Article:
The Big Steel
This article is from the archive of The New York Sun before the launch of its new website in 2022. The Sun has neither altered nor updated such articles but will seek to correct any errors, mis-categorizations or other problems introduced during transfer.
One of the best outdoor art experiences available to New Yorkers is just an hour’s drive from the George Washington Bridge. Storm King’s 500-acre sculpture park, set in the Hudson Valley amid rolling mountains, fields, and a boundless sky, provides viewers with the opportunity to see large outdoor sculptures by Alexander Calder, David Smith, and Isamu Noguchi in a natural setting. Trees, clouds, birds, and rabbits expand our experience of the artworks. At Storm King, not only are we reminded of Renoir’s statement that there is no such thing as a straight line in nature; we also are made aware of the fact that a stainless steel curve, especially when it is compared to an I-beam, a spider’s web, and a crescent moon, can suggest an almost infinite range of metaphors.
This summer, Storm King has mounted “Richard Bellamy and Mark di Suvero,” its second and final installation of abstract artworks by Mr. di Suvero (b. 1933) and photographs of Mr. di Suvero’s sculpture by Bellamy (1927–98), the artist’s longtime friend and dealer. The exhibition of 16 large-scale outdoor sculptures is complemented by an indoor exhibition of numerous smaller sculptures and drawings, as well as dozens of photographs of the works in situ all over the world. A new, lavishly illustrated catalog, “Richard Bellamy, Mark di Suvero,” has been published on the occasion of the show. Filled with outstanding photographs by Bellamy and Jerry Thompson, the book offers contrasting seasonal views of the installation from various angles and in all kinds of weather.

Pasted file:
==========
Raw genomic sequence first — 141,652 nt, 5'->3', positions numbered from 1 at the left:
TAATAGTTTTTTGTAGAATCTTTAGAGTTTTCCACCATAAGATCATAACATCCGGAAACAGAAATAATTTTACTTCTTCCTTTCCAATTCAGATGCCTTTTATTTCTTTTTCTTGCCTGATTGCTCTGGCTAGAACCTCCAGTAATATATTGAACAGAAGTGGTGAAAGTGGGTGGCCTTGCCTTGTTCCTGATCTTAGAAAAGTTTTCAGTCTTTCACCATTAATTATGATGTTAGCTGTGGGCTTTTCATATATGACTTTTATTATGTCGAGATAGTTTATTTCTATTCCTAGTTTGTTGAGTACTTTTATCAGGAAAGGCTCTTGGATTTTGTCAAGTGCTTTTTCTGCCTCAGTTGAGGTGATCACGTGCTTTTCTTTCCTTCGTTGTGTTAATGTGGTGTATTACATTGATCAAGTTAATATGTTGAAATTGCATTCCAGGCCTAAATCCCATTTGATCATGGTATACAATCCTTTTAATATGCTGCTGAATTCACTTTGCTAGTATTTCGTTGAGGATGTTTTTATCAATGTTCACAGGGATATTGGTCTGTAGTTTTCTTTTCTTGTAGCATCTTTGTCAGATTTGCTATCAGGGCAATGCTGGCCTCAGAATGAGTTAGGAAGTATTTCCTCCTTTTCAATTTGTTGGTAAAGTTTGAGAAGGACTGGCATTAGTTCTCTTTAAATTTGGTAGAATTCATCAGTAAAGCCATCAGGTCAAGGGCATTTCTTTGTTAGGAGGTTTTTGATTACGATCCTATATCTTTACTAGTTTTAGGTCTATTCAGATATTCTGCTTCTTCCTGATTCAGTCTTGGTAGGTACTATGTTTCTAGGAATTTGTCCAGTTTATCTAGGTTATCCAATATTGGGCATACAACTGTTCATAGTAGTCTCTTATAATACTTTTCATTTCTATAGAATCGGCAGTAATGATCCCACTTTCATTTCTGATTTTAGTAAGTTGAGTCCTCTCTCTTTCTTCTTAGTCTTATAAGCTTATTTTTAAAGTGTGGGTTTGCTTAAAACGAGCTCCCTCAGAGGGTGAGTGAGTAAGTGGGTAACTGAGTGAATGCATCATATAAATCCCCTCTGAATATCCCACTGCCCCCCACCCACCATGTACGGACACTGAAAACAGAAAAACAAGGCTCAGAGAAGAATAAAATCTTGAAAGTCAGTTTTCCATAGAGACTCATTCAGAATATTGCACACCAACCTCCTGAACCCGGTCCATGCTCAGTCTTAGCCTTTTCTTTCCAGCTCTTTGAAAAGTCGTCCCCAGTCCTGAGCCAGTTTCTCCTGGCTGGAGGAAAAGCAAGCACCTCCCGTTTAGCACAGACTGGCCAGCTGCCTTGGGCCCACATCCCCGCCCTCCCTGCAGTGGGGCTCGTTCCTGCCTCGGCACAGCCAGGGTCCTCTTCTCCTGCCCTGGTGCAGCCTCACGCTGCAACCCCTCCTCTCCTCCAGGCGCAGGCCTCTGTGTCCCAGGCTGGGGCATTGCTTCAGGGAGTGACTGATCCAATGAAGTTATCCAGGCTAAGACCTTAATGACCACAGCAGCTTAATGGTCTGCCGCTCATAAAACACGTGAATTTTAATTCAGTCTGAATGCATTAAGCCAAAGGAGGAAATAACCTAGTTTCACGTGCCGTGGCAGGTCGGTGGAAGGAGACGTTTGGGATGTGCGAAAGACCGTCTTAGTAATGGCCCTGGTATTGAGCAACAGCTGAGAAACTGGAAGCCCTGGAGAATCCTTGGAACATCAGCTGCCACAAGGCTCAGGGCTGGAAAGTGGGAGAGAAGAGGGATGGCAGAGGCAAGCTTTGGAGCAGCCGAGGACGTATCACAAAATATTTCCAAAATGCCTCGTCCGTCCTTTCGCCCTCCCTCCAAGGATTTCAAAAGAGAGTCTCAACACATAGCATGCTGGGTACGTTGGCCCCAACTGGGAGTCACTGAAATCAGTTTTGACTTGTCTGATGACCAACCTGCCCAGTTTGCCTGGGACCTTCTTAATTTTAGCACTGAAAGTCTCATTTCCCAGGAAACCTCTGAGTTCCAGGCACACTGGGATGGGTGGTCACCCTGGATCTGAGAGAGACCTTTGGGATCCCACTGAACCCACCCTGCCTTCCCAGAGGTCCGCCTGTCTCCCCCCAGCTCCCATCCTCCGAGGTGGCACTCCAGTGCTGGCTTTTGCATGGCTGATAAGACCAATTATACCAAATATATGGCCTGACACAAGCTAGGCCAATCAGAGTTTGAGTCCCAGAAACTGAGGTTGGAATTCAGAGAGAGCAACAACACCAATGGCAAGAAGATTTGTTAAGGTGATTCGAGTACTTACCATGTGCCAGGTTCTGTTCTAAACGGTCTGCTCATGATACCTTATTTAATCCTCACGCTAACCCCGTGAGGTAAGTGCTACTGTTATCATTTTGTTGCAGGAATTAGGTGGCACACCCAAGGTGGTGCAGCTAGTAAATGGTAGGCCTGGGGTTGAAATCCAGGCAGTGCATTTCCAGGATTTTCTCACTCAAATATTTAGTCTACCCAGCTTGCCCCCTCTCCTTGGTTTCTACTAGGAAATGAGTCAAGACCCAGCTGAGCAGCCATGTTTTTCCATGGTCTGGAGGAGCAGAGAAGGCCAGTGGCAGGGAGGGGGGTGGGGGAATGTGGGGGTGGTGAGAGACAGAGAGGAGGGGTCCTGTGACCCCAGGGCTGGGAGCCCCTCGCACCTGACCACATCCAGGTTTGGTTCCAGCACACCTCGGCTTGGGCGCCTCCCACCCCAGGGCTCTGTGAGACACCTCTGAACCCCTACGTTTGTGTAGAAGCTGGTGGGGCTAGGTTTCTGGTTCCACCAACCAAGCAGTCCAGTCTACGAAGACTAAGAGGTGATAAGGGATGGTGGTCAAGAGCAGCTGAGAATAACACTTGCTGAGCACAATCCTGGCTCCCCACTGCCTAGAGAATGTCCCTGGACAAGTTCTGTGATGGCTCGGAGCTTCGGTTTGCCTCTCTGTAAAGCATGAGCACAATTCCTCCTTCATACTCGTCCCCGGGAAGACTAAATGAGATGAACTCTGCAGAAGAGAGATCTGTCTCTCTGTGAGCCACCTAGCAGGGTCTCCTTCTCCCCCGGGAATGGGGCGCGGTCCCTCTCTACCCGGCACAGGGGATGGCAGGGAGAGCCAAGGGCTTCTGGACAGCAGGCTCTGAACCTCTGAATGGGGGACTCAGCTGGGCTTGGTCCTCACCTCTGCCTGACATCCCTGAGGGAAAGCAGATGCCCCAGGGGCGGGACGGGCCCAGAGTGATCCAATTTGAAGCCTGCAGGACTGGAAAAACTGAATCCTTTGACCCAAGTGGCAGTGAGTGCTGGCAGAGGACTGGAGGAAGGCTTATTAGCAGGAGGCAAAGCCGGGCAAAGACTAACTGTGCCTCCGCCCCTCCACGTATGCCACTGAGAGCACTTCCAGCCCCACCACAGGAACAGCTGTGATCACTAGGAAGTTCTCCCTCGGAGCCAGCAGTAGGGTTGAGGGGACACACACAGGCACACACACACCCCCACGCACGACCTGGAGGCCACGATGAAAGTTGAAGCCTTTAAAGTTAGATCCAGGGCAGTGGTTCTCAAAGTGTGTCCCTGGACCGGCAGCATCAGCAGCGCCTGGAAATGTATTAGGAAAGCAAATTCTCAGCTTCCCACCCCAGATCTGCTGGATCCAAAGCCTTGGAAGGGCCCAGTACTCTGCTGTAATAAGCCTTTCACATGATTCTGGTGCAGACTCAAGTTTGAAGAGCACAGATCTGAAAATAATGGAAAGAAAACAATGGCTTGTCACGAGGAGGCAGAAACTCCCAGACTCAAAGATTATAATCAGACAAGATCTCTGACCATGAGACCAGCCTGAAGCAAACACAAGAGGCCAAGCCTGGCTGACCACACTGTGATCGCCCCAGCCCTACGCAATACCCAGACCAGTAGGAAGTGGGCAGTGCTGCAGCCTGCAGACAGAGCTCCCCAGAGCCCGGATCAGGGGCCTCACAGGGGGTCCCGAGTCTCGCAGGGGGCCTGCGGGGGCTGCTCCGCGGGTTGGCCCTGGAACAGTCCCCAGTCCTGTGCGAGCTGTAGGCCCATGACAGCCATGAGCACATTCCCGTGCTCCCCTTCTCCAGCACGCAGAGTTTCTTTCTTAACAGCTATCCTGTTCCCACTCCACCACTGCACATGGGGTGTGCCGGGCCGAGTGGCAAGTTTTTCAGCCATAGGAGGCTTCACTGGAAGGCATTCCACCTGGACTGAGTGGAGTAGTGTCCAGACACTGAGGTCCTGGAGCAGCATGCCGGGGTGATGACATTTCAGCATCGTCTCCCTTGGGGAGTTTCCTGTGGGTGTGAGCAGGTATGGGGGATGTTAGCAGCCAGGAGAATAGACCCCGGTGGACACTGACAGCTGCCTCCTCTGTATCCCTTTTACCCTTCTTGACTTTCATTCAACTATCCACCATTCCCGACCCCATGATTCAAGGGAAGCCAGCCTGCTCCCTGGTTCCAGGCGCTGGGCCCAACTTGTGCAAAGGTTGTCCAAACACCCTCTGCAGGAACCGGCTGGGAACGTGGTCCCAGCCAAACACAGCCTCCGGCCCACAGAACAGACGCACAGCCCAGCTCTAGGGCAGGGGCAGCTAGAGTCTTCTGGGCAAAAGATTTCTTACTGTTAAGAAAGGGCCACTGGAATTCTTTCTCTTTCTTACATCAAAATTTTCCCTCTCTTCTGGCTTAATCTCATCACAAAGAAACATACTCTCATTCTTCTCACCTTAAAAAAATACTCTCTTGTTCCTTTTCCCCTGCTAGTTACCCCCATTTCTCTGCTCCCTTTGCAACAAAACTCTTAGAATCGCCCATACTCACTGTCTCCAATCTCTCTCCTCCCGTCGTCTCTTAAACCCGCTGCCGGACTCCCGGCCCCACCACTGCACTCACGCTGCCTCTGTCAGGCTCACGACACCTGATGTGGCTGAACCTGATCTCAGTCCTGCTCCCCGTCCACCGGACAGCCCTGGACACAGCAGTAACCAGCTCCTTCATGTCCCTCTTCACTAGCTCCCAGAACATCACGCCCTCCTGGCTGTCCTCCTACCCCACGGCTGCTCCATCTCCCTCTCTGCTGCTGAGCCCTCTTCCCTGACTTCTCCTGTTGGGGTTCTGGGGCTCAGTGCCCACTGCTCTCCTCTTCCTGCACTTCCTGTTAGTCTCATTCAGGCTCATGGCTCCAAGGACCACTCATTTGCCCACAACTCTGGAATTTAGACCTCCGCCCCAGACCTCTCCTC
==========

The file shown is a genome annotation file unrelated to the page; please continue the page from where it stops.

The exhibition, organized by David Collens, has not changed drastically since last year, but it is installed more beautifully. “Joie de Vivre” (1997) has moved on to its Manhattan location at the corner of Cedar Street and Broadway; “Ad Astra” (2005) has gone to Texas; and the small, gorgeous indoor work “Moonrise” (1961–62), in which two stainless steel arcs appear to be rising out of its base, is no longer on view.
However, most of the same dramatic steel sculptures, made of curling planes and I-beam Xs, continue to occupy their footings on Storm King’s grounds. “Shang” (1984–85), supporting a heavy, noisy swing, remains as the 25-foot tall gateway to the fields.The sculpture’s welcoming arms are splayed upward like the roof of a pagoda, and it stands on a hill like a samurai. Located just behind the museum, “Shang” offers an imposing, shrine-like entrance to the outdoor installation. Another interactive work, “Beethoven’s Quartet” (2003), with its rubber mallets and 25,000-pound twisting stainlesssteel gong, still provides viewers with the opportunity to be enveloped within a canopy of long, reverberating moans.
“Mother Peace” (1969–70), a roughly 40-foottall orange work made primarily of I-beams, is still on view. The sculpture — with its rigging, masts, arms, and broad stance — has the presence of a tall sailing ship rolling across the field and ready for battle. A cutout peace sign, like a cattle brand, marks the end of the sculpture’s suspended I-beam. At once a battering ram, sword, cannon, and phallus, the extended Ibeam suggests that peace is possible only through interaction.
Many of Mr. di Suvero’s large sculptures initially announce themselves like a thunderclap. At times their heroic scale and machismo can overpower their ability to unfold in more subtle ways. Yet, working at a smaller scale, the artist also can create more intimate and understated works.